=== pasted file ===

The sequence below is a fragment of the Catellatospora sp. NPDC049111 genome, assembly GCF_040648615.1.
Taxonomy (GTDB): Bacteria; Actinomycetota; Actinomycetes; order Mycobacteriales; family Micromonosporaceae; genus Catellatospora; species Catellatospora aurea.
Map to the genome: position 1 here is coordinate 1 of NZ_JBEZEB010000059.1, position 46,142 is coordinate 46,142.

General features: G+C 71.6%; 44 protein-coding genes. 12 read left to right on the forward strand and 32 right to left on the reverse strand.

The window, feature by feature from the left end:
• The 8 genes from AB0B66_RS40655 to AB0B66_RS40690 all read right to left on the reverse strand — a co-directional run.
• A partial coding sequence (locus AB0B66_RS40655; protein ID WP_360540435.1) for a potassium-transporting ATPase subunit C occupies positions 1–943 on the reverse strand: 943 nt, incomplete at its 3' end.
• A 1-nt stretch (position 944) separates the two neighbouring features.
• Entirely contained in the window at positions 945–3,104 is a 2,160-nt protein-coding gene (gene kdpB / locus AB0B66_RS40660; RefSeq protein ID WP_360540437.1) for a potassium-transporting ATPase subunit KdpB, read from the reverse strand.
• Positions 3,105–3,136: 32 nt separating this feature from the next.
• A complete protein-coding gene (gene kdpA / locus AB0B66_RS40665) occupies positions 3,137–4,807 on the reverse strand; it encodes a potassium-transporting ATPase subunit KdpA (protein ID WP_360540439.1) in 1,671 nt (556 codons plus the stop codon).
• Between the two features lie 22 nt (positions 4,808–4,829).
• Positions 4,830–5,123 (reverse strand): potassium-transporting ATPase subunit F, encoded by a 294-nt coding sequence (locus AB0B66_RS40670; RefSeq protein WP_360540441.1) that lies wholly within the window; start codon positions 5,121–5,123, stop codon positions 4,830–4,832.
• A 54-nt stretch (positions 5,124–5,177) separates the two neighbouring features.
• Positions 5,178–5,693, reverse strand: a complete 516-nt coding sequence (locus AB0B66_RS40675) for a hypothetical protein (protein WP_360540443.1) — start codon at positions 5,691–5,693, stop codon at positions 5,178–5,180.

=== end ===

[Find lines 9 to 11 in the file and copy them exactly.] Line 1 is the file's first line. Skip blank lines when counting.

• Entirely contained in the window at positions 945–3,104 is a 2,160-nt protein-coding gene (gene kdpB / locus AB0B66_RS40660; RefSeq protein ID WP_360540437.1) for a potassium-transporting ATPase subunit KdpB, read from the reverse strand.
• Positions 3,105–3,136: 32 nt separating this feature from the next.
• A complete protein-coding gene (gene kdpA / locus AB0B66_RS40665) occupies positions 3,137–4,807 on the reverse strand; it encodes a potassium-transporting ATPase subunit KdpA (protein ID WP_360540439.1) in 1,671 nt (556 codons plus the stop codon).